Cloud Computing and India, Emerging Superstars of the 21st Century
“China and India will, separately and together, unleash an explosion of demand.”
- Mukesh Ambani, Indian industrialist and the 9th richest man in the world.
Before deciding to do my MBA from the University of Notre Dame in the United States, I was an Indian software engineer working in middle management at the Mumbai office of Citigroup. When I graduated from engineering college in 2004, India was a hub of software services. As a matter of fact, it still is; however, now, India has moved up the value chain to be involved in software development as well.
It’s not only producers of software who have improved themselves over the last decade; big businesses, who are the biggest consumers of IT services, have also spread their wings beyond Indian shores to make their presence felt in the developed world. When Ford decided to sell the Jaguar and Land Rover brands, it was India-based Tata Motors who snapped them up. In 2007, another member of the Tata family, Tata Steel, bought a 100% stake in British steelmaker Corus, immediately jumping to the list of top 10 steel producers in the world. Bharti Airtel now has an extensive operation in the Middle East while Reliance is one of the largest petroleum products firm in the world.
All this, and more, make India a fertile playground for cloud computing service providers, for it’s a given that businesses, in order to be successful, will need to invest in IT infrastructure. And with cloud computing being the future of IT, it is but obvious that India is the future of cloud computing.
I had already explored the immense potential of the country to be a cloud computing superstar from the producer point of view (See: Is India the Next Cloud Computing Superpower? ), and this view has been endorsed by none other than Microsoft head honcho Steve Ballmer (See: How India Stands to Gain from Cloud Computing ). Now, a new study estimates the cloud computing market in India to reach a stupendous $16 billion by 2020.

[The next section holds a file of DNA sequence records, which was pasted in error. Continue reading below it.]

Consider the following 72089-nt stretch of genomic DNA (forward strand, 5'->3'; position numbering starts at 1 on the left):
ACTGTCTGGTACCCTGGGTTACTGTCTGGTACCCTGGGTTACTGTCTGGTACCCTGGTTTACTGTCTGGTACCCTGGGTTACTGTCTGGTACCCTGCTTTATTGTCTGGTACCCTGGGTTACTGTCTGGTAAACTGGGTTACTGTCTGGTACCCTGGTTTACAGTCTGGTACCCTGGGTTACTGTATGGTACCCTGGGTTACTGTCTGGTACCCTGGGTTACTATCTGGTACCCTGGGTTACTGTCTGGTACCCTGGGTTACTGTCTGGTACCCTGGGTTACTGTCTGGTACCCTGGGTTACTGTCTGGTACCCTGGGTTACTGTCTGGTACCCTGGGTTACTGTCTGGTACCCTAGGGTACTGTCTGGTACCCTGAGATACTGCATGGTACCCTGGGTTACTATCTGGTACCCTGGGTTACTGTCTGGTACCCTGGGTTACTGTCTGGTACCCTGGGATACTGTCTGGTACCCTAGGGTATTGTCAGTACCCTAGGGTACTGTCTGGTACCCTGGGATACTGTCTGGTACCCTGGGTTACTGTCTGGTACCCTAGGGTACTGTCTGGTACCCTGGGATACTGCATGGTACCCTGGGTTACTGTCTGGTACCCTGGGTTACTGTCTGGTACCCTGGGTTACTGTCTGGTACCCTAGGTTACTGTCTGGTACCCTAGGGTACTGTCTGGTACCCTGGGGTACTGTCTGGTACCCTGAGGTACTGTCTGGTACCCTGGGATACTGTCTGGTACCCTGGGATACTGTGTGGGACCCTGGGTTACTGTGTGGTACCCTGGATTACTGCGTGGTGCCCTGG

According to this study titled, ‘Deconstructing the “CLOUD”: The New Growth Frontier for Indian IT-BPO Sector’, brought out by industry body NASSCOM (National Association of Software and Services Companies) in association with Deloitte, the Indian market for cloud computing is expected to reach $ 16 billion by 2020, while the corresponding figure for the global market is $680 billion. I had mentioned a few US-specific market sizing studies earlier (See: Where Is Cloud Computing Going? Up, Up And Away!).
“Cloud computing is reshaping the Indian IT market by generating new opportunities for IT providers and driving changes in traditional IT offerings,” said Som Mittal, president of NASSCOM. “There are ample opportunities for cloud in every industry, and with the increased preference of cloud adoption in the coming years, industry will have to invest in competency building internally to take advantage of cloud computing technologies.”
With Indian industry on the rise, these impressive figures may well turn out to be true by the end of this decade.
By Sourya Biswas
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